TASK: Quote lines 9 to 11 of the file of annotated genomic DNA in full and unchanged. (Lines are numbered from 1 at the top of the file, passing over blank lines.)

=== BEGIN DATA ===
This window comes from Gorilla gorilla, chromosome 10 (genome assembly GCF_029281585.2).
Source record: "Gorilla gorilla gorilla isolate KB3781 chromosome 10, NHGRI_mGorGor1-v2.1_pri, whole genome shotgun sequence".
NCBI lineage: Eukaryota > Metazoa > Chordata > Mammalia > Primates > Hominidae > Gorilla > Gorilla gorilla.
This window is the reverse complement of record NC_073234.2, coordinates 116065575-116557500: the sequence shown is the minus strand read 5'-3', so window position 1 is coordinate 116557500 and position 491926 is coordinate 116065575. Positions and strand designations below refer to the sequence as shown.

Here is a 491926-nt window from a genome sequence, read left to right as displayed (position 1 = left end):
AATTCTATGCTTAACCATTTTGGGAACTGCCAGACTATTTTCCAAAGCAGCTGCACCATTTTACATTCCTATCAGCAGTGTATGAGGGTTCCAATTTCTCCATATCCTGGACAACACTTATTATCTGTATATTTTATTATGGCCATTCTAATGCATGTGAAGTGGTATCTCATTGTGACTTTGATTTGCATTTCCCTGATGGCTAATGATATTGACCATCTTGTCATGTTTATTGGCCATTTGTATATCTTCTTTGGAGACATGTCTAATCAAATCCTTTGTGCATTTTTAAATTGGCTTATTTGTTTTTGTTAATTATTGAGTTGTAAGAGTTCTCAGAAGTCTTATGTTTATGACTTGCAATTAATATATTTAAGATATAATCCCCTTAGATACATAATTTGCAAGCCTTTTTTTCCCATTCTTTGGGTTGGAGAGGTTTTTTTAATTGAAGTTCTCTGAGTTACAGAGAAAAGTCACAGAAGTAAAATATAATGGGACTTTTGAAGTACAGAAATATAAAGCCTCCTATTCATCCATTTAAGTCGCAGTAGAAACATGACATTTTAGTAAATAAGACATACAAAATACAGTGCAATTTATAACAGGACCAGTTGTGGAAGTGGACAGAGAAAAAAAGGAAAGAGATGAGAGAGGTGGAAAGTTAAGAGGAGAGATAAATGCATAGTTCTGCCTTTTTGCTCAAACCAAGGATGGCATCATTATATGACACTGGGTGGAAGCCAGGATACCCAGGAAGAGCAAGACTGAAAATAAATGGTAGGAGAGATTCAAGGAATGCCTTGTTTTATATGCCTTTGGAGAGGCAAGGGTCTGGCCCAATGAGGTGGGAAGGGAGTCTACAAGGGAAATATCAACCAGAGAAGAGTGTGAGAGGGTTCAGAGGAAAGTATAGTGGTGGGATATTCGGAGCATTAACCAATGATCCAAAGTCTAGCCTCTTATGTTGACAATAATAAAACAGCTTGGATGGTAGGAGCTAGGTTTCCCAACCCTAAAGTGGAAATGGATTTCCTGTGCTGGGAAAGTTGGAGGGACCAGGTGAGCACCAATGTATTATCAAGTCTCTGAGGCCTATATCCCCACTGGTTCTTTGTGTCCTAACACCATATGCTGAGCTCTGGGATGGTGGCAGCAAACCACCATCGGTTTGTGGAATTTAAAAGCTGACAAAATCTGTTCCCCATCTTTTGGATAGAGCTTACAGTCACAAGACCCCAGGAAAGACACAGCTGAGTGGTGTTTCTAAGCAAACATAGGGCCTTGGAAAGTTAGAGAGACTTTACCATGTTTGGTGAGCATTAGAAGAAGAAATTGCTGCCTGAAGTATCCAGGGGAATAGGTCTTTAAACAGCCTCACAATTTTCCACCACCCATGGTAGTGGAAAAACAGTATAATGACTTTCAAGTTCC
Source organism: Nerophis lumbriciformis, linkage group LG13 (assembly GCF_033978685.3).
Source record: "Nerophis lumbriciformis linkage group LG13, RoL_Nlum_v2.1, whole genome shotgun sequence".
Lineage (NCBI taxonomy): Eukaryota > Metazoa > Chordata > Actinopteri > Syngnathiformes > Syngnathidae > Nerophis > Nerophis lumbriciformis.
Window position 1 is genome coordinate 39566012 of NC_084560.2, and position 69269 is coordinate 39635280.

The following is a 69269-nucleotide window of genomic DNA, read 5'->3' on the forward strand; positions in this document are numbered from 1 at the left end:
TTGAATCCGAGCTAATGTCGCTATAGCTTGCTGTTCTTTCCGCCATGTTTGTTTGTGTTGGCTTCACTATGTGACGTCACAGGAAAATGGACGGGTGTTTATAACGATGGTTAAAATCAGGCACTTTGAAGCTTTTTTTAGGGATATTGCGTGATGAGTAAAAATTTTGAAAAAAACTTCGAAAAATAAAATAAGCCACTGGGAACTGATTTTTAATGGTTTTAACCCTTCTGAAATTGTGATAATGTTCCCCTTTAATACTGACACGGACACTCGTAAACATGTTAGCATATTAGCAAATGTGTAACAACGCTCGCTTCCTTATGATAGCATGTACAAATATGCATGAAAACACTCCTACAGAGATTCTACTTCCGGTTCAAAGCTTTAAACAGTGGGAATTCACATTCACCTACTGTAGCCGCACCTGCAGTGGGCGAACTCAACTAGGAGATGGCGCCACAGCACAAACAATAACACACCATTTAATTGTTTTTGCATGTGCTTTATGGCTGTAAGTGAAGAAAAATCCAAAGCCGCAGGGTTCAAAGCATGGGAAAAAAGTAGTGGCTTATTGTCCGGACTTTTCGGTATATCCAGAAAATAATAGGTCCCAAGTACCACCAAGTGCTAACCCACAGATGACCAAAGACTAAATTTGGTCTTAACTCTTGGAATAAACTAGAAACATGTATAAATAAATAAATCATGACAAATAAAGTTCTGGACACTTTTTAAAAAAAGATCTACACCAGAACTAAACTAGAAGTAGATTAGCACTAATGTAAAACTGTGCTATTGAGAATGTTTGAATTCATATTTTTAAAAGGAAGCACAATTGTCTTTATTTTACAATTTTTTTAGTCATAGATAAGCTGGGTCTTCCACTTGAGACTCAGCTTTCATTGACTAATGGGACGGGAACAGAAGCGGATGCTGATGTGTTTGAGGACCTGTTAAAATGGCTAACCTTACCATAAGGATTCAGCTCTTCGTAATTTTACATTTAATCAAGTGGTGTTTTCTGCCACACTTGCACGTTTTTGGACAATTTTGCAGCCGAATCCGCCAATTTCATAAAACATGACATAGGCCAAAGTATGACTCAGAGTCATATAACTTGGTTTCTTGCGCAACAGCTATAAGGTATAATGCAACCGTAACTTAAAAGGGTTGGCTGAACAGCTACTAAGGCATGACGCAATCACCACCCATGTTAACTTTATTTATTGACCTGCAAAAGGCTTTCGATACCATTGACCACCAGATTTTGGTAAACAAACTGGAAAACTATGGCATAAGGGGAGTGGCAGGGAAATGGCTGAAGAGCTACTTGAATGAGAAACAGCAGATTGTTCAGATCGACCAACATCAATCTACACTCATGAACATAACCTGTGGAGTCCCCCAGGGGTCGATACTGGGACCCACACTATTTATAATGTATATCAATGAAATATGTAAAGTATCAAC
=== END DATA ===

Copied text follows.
Lineage (NCBI taxonomy): Eukaryota > Metazoa > Chordata > Actinopteri > Syngnathiformes > Syngnathidae > Nerophis > Nerophis lumbriciformis.
Window position 1 is genome coordinate 39566012 of NC_084560.2, and position 69269 is coordinate 39635280.

The following is a 69269-nucleotide window of genomic DNA, read 5'->3' on the forward strand; positions in this document are numbered from 1 at the left end: